A Park Service worker examines an artifact. (Tracy A. Woodward/Washington Post)

By Michael E. Ruane

From the old road that crossed the Monocacy River, you could plainly see the slave cabins of L'Hermitage.


They were lined up in front of the plantation house, not hidden out back, as was the custom. And passersby could see the implements of oppression — whips and stocks — that the owners used to control their property.

Even in 1800, this was extreme for Frederick County — this brutal, Caribbean style of bondage, with its French émigré masters, aggressive displays of subjection and 90 slaves.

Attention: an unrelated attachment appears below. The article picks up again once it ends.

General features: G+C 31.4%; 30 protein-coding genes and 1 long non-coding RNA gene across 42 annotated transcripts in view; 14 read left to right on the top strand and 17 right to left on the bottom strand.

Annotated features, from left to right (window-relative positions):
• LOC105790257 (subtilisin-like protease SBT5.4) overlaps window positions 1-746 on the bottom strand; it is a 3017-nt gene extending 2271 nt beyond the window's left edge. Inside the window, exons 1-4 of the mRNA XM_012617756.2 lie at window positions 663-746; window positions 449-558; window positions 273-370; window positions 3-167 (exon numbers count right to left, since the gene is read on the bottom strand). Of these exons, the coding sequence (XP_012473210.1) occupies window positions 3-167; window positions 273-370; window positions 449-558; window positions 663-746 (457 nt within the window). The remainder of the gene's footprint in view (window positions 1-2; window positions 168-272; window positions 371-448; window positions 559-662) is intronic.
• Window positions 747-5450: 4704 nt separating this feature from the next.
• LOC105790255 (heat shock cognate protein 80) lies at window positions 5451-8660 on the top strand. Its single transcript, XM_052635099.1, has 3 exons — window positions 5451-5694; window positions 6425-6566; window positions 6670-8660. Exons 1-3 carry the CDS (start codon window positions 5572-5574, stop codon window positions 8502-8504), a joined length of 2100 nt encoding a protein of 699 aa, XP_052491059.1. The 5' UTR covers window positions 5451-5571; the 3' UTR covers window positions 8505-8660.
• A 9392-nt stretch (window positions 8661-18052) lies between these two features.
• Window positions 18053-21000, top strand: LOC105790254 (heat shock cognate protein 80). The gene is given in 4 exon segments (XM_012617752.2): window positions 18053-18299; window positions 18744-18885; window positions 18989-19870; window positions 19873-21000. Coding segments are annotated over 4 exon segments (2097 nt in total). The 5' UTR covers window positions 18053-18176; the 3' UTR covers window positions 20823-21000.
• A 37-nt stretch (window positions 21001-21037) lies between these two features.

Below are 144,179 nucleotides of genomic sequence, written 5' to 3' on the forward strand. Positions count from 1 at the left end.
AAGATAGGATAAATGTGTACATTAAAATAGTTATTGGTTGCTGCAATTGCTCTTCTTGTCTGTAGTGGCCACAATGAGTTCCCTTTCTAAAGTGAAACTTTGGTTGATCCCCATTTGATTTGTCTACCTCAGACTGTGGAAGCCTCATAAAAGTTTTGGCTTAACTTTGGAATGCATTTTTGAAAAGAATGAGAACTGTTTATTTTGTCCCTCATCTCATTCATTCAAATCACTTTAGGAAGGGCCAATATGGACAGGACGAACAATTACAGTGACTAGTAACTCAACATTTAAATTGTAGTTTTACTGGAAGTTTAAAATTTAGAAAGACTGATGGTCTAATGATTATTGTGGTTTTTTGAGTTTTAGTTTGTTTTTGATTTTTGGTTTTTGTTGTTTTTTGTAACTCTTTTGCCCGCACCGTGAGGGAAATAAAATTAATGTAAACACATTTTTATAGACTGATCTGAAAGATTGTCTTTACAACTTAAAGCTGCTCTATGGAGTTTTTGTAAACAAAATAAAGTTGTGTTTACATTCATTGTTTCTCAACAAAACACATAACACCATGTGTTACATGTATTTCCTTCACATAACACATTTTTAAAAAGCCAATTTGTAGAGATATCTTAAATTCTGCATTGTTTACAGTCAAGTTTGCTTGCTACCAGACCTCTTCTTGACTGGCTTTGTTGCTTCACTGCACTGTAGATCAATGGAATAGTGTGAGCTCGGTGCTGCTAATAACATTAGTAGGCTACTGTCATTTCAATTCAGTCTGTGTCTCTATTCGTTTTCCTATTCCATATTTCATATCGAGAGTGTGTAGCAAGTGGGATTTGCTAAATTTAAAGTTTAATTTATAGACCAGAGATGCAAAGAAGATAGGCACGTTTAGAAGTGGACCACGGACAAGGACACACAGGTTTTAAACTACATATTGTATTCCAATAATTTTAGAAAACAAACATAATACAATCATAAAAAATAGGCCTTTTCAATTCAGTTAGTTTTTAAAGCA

Last week, in the midst of a summer-long archaeological dig, experts using surface-penetrating radar found what are believed to be remnants of two cabins that once made up the small slave village that served L'Hermitage.

And the National Park Service says the find adds another page to the story of the mysterious plantation, whose tropical-influenced main house still stands, an unlikely witness near the banks of the Monocacy, more than 200 years after it was built.


Read the entire story in The Washington Post.

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